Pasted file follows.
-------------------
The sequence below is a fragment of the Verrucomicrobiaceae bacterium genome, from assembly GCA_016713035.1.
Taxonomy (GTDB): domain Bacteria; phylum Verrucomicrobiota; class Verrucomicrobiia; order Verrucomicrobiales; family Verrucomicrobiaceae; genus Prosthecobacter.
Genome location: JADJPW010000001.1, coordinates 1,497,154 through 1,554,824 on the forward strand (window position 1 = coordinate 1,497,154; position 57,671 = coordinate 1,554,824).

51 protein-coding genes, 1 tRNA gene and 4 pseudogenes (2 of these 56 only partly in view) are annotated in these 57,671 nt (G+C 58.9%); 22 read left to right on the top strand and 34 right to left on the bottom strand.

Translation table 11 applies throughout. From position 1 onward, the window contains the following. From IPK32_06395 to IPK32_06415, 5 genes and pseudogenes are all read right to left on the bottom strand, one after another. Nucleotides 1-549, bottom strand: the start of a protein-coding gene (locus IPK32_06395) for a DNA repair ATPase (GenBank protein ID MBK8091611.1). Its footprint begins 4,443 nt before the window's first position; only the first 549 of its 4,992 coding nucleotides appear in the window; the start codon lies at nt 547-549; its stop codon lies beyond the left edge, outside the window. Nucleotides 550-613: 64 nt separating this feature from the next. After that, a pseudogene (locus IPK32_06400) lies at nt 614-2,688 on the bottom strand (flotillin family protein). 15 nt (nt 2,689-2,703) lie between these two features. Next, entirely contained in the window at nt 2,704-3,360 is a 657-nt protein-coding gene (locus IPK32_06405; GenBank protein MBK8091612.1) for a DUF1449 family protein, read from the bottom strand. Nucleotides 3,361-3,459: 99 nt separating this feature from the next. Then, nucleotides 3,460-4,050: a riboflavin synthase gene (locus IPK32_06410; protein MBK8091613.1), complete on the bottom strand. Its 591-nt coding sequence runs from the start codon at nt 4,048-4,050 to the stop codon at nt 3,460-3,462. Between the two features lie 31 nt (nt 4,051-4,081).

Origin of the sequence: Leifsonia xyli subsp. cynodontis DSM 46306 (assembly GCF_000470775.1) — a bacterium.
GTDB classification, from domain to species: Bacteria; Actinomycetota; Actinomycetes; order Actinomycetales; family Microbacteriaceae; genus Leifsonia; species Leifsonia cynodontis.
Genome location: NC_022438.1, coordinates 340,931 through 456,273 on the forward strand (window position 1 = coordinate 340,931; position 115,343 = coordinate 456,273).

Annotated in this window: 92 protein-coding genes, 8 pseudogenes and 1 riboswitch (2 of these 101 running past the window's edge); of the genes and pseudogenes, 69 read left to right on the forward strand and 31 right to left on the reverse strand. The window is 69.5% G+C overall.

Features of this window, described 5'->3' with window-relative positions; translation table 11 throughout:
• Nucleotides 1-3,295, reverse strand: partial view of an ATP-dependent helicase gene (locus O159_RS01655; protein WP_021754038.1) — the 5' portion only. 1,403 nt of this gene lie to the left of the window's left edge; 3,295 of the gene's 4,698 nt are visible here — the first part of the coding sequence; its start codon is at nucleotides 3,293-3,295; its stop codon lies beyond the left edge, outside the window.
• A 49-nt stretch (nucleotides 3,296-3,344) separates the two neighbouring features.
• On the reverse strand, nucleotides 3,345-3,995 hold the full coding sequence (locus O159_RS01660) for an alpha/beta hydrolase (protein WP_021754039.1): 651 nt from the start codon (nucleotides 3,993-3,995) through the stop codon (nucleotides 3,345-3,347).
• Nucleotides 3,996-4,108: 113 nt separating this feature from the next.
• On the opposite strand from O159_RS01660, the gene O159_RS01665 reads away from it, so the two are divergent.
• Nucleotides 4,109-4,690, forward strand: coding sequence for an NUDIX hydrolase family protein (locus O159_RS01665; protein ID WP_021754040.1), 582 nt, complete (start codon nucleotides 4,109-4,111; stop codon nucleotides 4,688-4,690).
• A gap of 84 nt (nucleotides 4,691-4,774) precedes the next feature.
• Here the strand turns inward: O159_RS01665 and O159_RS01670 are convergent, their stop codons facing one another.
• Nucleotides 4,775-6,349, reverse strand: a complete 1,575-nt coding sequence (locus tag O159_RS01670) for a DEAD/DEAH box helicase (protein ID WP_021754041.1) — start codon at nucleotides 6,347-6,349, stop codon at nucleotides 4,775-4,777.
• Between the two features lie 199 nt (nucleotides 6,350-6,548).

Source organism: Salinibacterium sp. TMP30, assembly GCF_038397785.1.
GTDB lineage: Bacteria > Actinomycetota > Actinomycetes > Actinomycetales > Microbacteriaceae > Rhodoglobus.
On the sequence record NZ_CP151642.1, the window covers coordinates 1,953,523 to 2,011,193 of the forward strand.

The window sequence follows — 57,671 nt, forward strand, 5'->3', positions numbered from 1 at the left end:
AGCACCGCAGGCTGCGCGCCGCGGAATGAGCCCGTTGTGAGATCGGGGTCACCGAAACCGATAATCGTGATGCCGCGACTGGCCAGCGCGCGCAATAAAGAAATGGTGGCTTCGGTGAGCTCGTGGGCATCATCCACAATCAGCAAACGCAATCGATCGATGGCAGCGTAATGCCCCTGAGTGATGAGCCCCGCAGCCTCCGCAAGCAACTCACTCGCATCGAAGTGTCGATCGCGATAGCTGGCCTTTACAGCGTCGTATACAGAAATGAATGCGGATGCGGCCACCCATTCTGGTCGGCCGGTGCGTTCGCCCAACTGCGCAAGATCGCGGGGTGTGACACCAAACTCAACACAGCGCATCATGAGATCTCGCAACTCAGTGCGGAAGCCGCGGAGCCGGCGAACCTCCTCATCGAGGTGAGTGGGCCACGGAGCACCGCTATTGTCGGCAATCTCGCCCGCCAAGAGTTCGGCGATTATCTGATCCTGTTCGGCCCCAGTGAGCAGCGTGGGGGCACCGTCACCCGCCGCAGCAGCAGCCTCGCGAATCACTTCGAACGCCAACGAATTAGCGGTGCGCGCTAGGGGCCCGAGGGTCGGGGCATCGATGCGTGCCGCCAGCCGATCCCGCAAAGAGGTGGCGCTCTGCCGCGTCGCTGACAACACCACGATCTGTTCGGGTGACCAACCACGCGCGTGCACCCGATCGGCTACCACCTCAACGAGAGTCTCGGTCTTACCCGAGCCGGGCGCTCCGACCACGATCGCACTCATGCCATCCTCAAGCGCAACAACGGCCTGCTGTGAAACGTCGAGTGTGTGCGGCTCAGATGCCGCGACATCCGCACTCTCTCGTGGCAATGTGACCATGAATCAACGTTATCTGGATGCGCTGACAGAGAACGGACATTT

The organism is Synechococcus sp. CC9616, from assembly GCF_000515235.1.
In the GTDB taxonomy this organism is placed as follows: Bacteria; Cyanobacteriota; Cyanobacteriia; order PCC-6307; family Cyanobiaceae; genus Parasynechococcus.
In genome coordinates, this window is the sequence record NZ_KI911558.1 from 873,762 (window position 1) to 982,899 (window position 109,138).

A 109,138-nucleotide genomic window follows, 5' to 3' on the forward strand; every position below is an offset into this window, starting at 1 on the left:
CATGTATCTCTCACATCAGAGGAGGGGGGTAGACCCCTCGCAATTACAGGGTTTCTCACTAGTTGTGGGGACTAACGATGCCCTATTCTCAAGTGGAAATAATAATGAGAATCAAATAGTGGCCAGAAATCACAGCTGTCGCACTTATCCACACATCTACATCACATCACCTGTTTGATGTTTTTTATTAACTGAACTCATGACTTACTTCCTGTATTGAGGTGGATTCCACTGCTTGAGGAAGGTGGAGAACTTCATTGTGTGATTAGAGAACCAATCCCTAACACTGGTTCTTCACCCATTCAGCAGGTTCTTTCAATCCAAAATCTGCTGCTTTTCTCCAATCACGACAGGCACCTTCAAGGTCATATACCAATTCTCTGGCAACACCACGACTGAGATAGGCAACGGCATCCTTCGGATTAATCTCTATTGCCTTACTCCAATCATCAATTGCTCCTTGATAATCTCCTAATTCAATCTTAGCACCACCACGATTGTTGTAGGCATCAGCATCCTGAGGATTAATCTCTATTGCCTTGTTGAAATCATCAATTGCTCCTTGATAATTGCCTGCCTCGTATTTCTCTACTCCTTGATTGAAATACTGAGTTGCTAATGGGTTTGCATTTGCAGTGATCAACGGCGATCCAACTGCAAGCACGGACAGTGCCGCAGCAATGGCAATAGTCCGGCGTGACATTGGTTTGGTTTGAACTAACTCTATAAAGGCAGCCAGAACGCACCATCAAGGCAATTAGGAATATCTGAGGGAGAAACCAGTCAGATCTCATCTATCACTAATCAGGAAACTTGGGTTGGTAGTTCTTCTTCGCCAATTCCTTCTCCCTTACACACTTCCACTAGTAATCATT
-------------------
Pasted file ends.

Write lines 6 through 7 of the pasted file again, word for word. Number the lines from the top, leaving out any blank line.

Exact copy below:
Origin of the sequence: Leifsonia xyli subsp. cynodontis DSM 46306 (assembly GCF_000470775.1) — a bacterium.
GTDB classification, from domain to species: Bacteria; Actinomycetota; Actinomycetes; order Actinomycetales; family Microbacteriaceae; genus Leifsonia; species Leifsonia cynodontis.